Throughout its history, snake plant has been known as Sansevieria. The Dracaena genus was first added to the plant family in 2017. Snake Plants: Scientific Information The scientific name of the snake plant has recently been changed to Dracaena trifasciata.
But why have the plant names been changed? Plant names are changed for one of two or three causes. To begin, the name that appears first on paper is the oldest. If a printed record with a different name for a plant is discovered and it is a more established report than the one with the present name, it is altered. The next possibility is that it was initially misidentified.
If you’re already familiar with the name sansevieria, let’s just stick to the name, snake plant. Snake plants, which originated in West Africa’s tropical jungles, appear to flourish in hot, sunny environments. Snake plants thrived in a region of Africa that extended from Nigeria to the Congo before becoming a popular indoor plant. The species has grown in popularity as an indoor houseplant all around the world since then.
The plant is native to West Africa and comes in a variety of shapes and sizes. Only a few of the variations are Hahnii, Laurentii, Compacta, Goldiana, and Silbersee. The sizes and shapes of the plants range from small snake plants to a twisted-sister type with wavy leaves.
Across civilizations, the plant is known by a variety of names. It’s also known as mother-in-language law in English. Snake plants are known in Portuguese as Espada de Sâo Jorge, or Saint George’s sword. In Japan, the plant is known as a tiger’s tail. According to NASA’s Clean Air Study, the variegated variety of snake plants, or Dracaena trifasciata ‘Laurentii,’ has been added to the list of air-purifying plants.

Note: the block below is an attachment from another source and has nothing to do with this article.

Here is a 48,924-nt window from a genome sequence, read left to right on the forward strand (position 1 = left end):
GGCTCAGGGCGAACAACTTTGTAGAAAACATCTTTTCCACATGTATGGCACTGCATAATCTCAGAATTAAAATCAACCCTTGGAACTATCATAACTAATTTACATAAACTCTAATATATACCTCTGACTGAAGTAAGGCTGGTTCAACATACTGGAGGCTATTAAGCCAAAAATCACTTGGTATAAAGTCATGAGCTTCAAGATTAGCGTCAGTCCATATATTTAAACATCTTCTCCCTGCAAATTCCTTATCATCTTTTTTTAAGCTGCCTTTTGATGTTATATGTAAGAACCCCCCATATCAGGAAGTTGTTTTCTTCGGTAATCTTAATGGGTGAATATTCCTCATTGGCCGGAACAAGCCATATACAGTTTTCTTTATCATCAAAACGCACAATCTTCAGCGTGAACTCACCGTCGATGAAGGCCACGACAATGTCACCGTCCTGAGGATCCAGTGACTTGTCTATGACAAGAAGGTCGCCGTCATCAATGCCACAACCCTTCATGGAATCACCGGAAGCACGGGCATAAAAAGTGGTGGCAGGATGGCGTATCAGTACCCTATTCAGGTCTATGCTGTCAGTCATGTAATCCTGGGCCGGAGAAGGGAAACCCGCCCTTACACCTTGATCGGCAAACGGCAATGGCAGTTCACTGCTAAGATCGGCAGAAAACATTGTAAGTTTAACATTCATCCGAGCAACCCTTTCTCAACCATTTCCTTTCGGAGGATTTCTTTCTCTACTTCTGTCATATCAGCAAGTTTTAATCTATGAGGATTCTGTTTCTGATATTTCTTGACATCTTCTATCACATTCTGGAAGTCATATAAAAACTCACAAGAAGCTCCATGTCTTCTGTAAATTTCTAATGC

Varieties Of Snake Plants
Sansevieria cylindrica is a kind of Sansevieria. Sansevieria is a species of Sansevieria that originated in South Africa. It’s a rare occurrence. The erect, columnar leaves can reach a length of a meter and a thickness of 2 to 3 cm. They range in hue from green to grey. Dark green transverse stripes are seen on young plants. With time, the leaves grow a bit furrowed. This sansevieria comes in a variety of cultivars, including “Spaghetti,” “Skyline,” and “Patula.”
This Sansevieria is native to Kenya and has a trunk-like form with upturned leaves. The height of the person is 30 cm. These taper to a tip and are marbled from dark to bright green. Plants produce runners with a variety of offsets. Cuttings can be propagated with these.
As the name implies, “African bowstring hemp” comes from Africa. In the shadow of the trees, it grows in thick, tiny clusters. The leaves can grow to be 120 centimeters long. They’re a medium green hue with dark green transverse stripes, and they’re extremely wide with short stems. They are loosely arranged in a wide rosette. Long rhizomes are produced by the plant.
Sansevieria zeylanica is a kind of Sansevieria. Sri Lanka is home to the Sansevieria species. Sansevieria can be found in sandy and rocky arid regions. They have an erect posture and can grow to be 60 to 70 cm tall. The green-white leaves have a leathery texture. The leaf surface is dotted with green, somewhat wavy lines. The roots of the plants create a flat structure. Only repotting is required if the roots are about to rupture the pot. After that, the plant may be split.
“As the name implies, “African bowstring hemp” comes from Africa. In the shadow of the trees, it grows in thick, tiny clusters. The leaves can grow to be 120 centimeters long. They’re a medium green hue with dark green transverse stripes, and they’re extremely wide with short stems. They are loosely arranged in a wide rosette. Long rhizomes are produced by the plant.
What is your favorite snake plant varieties so far? Let us know by dropping a comment below!